US 2654546 A
Description (OCR text may contain errors)
Oct. 6, 1953 HoRNBosTEL WINDER MACHINE 3 Sheets-Shea*v l Filed Jne 26, 1951 KC) 2 ZUZ/EHUFM joya? lozzbosgz Oct. 6, 1953 HoRNBosTEL WINDER MACHINE 3 Sheets-Sheet 2 Fledlune 26, 1951 UVEUL Uw Z Hozazzbo'ej GFL 55 Z L. HORNBOSTEL WINDER MACHINE oct. 6,l 1953 5 Sheets-Shee'v 3 Filed June 26, 1951 Zw y Patented Oct. 6, 1953 WINDER MACHINE Lloyd Hornbostel, Beloit, Wis., assigner to Beloit Iron Works, Beloit, Wis., a corporation of Wisconsin Application .I une 26, 1951, Serial No. 233,657
This invention relates to a machine for winding web material, such as paper, to produce a roll of the desired hardness irrespective of thc Weight of the roll.
Specifically, the invention deals with a drum Winder adapted to produce very soft rolls of paper, Such as creped tissue paper, Without being influenced by the Weight of the roll being wound.
Drum Winders characteristically produce Wound1 rolls of web material which increase in hardness as the Weight of the roll increases. Prior attempts to counterbalance the weight of the roll being Wound have not been successful, because the roll lifting force must be applied to the projecting end portions of the shaft on which the roll is being Wound and, since this shaft must be of relatively small diameter in comparison with its length, deection of the shaft and the roll has occurred. As a result, the central portion of the roll was not benefited, and uneven Winding was obtained.
According to this invention, however, a drum Winder is equipped With fluid pressure operated jacks acting on the ends of the Winder shaft to relieve some of the load of the roll being wound from the Winder drums, and deection of the shaft is so controlled that the roll being wound Will have equal pressure contact with the Winder drums along its entire length. To accomplish this result, the Winder shaft need not be increased in diameter over heretofore used shafts, or made heavier than the prior used shafts. Actually, the Winder shaft arrangement used in the man chine of the present invention can be made holloW and lighter in Weight than heretofore used shafts of similar length. The Winder shaft assembly, in accordance With this invention, in cludes a through shaft or axle carrying a shell in spaced concentric relation therearound and supported thereon only through deflectable carriers between the shaft and shell and positioned at localized points inwardly from the ends of the shell and, outwardly from the axial center of the shaft. A preferred location for the supporting means between the shaft and shell is inwardly from the ends of the shell a distance of approximately one-iifth of the total shell length. Only two localized support areas are used and they, of course, will then be separated a distance equivalent to three-fifths of the shell length. The shell is thereby supported so that the deflection at the ends of the shell will be equal to the deflection of the shell at a point midWay between the supporting ends of the shaft. The anti-deiiection shaft arrangement obviates any necessity for crowning against deflection, and, since crowning is highly objectionable in Winder shafts because a crowned shaft cannot be pulled out of a roll without damaging the roll, it is clear that the anti-deflectirn assembly lls a long felt want.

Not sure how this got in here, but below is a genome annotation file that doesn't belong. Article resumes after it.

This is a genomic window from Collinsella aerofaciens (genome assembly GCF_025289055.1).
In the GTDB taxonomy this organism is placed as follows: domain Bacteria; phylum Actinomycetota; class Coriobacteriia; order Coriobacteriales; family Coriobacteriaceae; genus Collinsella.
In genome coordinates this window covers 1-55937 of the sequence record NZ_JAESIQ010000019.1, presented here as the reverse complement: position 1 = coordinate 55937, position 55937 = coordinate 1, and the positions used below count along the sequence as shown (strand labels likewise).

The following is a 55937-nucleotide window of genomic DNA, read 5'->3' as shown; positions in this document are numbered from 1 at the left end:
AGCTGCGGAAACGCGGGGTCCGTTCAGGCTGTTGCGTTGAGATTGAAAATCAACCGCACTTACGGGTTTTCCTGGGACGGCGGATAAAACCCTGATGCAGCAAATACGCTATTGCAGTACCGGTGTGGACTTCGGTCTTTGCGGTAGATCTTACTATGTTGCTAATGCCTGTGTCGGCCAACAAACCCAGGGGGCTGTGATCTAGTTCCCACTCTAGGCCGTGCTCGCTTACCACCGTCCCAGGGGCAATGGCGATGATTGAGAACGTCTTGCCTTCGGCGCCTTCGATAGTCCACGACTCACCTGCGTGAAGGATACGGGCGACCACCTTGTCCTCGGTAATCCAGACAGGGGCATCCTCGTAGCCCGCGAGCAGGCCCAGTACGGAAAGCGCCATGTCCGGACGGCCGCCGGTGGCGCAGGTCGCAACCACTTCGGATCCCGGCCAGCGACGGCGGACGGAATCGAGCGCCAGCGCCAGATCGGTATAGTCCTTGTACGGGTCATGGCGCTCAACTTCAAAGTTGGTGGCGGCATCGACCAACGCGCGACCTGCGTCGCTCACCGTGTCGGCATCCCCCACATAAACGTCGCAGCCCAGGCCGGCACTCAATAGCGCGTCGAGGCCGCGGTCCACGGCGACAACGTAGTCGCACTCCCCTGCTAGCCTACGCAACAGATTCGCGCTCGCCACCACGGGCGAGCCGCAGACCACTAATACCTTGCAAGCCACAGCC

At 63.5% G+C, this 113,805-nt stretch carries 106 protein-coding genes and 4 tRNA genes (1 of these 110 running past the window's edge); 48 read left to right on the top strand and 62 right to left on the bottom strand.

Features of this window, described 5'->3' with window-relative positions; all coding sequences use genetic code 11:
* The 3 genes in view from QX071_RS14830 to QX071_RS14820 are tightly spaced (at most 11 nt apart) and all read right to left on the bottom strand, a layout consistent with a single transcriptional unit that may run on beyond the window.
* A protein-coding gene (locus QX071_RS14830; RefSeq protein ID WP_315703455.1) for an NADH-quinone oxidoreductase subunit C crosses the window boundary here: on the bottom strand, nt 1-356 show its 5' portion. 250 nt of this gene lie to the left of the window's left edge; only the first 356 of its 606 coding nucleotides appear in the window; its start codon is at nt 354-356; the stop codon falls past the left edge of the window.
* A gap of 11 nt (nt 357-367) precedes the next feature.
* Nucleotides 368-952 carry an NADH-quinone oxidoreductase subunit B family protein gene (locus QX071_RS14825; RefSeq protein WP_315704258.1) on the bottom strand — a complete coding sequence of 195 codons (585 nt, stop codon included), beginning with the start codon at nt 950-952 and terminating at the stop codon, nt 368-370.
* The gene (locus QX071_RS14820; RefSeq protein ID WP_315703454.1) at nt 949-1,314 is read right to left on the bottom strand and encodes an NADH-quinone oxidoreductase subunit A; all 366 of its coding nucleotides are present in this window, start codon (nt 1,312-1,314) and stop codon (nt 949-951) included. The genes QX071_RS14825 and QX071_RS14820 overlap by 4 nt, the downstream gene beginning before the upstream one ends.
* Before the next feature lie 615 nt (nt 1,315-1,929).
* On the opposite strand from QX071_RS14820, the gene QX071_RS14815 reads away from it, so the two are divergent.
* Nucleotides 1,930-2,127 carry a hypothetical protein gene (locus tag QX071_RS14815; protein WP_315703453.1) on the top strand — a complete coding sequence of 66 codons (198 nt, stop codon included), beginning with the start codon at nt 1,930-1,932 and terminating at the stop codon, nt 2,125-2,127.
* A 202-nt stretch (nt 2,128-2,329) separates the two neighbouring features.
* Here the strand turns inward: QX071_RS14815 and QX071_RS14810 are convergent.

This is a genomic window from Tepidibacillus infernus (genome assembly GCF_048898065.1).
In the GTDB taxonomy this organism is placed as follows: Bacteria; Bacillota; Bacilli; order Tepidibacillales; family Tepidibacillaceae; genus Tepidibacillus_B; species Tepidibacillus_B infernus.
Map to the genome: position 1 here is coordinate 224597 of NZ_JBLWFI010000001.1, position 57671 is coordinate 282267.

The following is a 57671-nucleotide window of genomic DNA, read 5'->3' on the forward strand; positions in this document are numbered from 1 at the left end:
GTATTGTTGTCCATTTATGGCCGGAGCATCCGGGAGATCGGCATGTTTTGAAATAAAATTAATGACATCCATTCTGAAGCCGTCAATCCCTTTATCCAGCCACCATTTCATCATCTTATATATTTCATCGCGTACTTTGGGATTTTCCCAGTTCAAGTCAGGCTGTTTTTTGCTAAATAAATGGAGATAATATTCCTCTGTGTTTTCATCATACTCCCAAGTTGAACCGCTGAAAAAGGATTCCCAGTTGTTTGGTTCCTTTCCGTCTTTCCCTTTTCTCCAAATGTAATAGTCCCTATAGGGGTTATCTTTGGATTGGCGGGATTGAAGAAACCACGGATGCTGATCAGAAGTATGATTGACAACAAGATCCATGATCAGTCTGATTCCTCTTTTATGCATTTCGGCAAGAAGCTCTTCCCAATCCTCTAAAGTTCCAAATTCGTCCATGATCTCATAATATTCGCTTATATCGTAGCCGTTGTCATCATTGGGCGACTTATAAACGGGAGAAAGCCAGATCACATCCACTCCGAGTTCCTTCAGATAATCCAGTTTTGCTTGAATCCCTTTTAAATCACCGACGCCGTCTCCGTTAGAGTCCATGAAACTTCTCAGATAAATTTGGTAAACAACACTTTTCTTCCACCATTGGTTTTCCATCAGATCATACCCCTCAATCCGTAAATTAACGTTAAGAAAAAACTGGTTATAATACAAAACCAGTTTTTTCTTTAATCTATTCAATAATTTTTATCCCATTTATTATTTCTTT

It is, then, an obiect of this invention to provide a drum Winder with a counterbalanced winder shaft that Will maintain equal pressure between the roll being Wound and the winding mechanism throughout the entire length of the roll.
A further object of the invention is to provide a drum Winder adapted to produce a very soft roll of uniform softness throughout its entire length.
Another object of the invention is to provide an under drum type paper Winder with fluid pressure actuated jacks relieving the Weight of the roll being Wound on the under drum by acting on the Winder shaft Without in any way deflecting the roll along its length.
A specific object of the invention is Ato provide a twin under drum paper Winder With Winder shaft lifting jacks to relieve the load of the roll being wound on the Winder drums by lifting the ends of a Winder shaft which Will not deflect to permit uneven loading of the roll being wound on the Winder drums.
Another and specific object of the invention is to provide a twin drum paper Winder With an air cylinder counterbalance and a chain safety lift acting on the ends of a Winder shaft to relieve the load of the roll being Wound on the Winder drums Without deflecting the roll along its length.
yOther and further objects of this invention will be apparent to those skilled in the art from the following detailed description of the annexed sheets of drawings which, by way of a preferred embodiment only, illustrate one Winder machine according to this invention.
vOn the drawings:
Figure 1 is a broken front elevational view, with parts in vertical cross section, of a Winder machine according to this invention.
Fig. 2 is an end elevational vieW of the machine of Figure 1.
Figure 3 is a broken vertical crossesectional view, with parts in elevation, of an anti-deflection Winder shaft used on the machine of Figures 1 and 2.
Figure 4 is a View similar to Figure 3 on an enlarged scale and with parts omitted and With other parts in elevation, illustrating the positions of the parts When the shaft is unloaded.
Figure 5 is a view similar to Figure 4 but illus- 3 trating the positions of the parts when the shaft :is heavily loaded.
Figure is an enlarged transverse cross-sectional view taken along the line VI-VI of Figure 3.
As shown on the drawings: